The Importance of Cognitive Development in a Child's Education
A friend of mine, Julie just recently had a perfect baby boy. Since Julie found out she was pregnant she has been reading book after book, each book that she has read talks about cognitive development, but never really explains what cognitive development is or how to improve ones development. Julie has asked me to help her to understand what she can do to give Hunter the best optimal cognitive development though out his life. I'm going to start by telling Julie exactly what cognitive development is, the four stages of cognitive development and what kinds of activities to do together as he gets older.
At the age of around three or four, constructive play interests the child. Here he or she can manipulate materials and objects in their different worlds and come up with an end product such as sand houses, clay cows sand mountains and so on. As he develops skills in manipulation of materials and objects, they sharpen his skills in thought expressions, ideas and concepts.
The premises take form of two different approaches that have been developed over the years. The first approach postulates that thinking is a universal sequence of stages, while the second approach postulates that people process information in a similar manner computers do (Kail & Cavanaugh, 2008, p.13). One of the best-known examples of the first approach is Piaget’s theory of development that explains how children construct their knowledge, and how the format of their knowledge changes over time. The second approach is exemplified by Information processing theory that focuses on how computers work to explain thinking and its development through childhood and adolescence. The cognitive development theory has application in various areas such as works of Aaron Beck and Albert Ellis with the Beck Depression Inventory (BDI) and the Beck Anxiety Inventory (BAI), both being very popular quick assessments of an individual’s functioning (Kail & Cavanaugh, 2008).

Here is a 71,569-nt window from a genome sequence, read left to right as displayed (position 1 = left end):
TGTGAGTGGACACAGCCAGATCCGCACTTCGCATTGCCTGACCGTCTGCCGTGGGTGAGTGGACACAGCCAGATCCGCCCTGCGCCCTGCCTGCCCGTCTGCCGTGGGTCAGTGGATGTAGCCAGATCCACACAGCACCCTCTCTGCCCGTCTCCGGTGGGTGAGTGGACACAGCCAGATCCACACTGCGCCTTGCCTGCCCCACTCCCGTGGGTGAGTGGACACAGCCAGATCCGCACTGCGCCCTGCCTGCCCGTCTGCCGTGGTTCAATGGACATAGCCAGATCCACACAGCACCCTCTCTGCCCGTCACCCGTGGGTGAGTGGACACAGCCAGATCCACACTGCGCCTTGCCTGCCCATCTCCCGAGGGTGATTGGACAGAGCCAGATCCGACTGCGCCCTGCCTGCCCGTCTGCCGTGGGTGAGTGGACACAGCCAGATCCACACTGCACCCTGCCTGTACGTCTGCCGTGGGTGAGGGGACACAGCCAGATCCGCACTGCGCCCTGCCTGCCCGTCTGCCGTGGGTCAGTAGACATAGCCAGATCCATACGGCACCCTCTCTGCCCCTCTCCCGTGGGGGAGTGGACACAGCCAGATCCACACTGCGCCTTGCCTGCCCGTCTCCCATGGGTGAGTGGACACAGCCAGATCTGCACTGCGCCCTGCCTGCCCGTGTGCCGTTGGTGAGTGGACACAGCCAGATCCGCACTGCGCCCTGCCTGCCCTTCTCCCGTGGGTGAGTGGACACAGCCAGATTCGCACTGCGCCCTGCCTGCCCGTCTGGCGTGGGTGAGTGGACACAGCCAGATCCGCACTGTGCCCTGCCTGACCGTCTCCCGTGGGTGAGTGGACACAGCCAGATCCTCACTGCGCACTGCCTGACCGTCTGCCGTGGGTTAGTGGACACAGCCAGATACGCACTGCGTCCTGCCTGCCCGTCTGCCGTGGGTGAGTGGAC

Other related areas include physical growth and development features in children. These include height, appearance, weight, co-ordination, general physical activity as well as motor skills. The main part is for learners to apply theory into practice through carrying out a case study, which is the main project. This will also help them to have increased skills and knowledge, which will enable them to link with the real world, through communication with the child, parents and others concerned.
Kail, R.V. & Cavanaugh, J.C. (2008). Human Development: A Life-Span View. OH: Cengage Learning.
Kendler, T.S. (1995). Levels of cognitive development. NJ: Routledge.
Shaffer, D.R. & Kipp, K. (2009). Developmental Psychology: Childhood and Adolescence. Eighth edition. OH: Cengage Learning.